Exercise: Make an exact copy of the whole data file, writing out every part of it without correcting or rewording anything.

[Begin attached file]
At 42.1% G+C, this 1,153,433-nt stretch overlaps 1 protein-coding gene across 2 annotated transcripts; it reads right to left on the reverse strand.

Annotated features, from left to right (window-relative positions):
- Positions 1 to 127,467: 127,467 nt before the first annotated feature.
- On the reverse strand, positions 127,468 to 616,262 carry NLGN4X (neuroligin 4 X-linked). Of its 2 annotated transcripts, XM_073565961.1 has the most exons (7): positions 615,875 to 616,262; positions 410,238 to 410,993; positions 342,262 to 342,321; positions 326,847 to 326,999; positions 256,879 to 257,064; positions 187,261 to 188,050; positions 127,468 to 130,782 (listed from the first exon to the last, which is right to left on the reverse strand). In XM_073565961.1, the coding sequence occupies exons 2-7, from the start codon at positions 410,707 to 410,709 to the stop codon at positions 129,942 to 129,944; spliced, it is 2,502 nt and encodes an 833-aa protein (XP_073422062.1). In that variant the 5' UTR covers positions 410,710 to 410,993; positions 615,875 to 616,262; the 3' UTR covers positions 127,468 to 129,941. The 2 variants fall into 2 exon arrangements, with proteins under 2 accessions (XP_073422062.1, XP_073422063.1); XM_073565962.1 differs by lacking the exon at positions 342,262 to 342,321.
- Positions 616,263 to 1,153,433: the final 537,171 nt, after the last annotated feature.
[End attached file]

At 42.1% G+C, this 1,153,433-nt stretch overlaps 1 protein-coding gene across 2 annotated transcripts; it reads right to left on the reverse strand.

Annotated features, from left to right (window-relative positions):
- Positions 1 to 127,467: 127,467 nt before the first annotated feature.
- On the reverse strand, positions 127,468 to 616,262 carry NLGN4X (neuroligin 4 X-linked). Of its 2 annotated transcripts, XM_073565961.1 has the most exons (7): positions 615,875 to 616,262; positions 410,238 to 410,993; positions 342,262 to 342,321; positions 326,847 to 326,999; positions 256,879 to 257,064; positions 187,261 to 188,050; positions 127,468 to 130,782 (listed from the first exon to the last, which is right to left on the reverse strand). In XM_073565961.1, the coding sequence occupies exons 2-7, from the start codon at positions 410,707 to 410,709 to the stop codon at positions 129,942 to 129,944; spliced, it is 2,502 nt and encodes an 833-aa protein (XP_073422062.1). In that variant the 5' UTR covers positions 410,710 to 410,993; positions 615,875 to 616,262; the 3' UTR covers positions 127,468 to 129,941. The 2 variants fall into 2 exon arrangements, with proteins under 2 accessions (XP_073422062.1, XP_073422063.1); XM_073565962.1 differs by lacking the exon at positions 342,262 to 342,321.
- Positions 616,263 to 1,153,433: the final 537,171 nt, after the last annotated feature.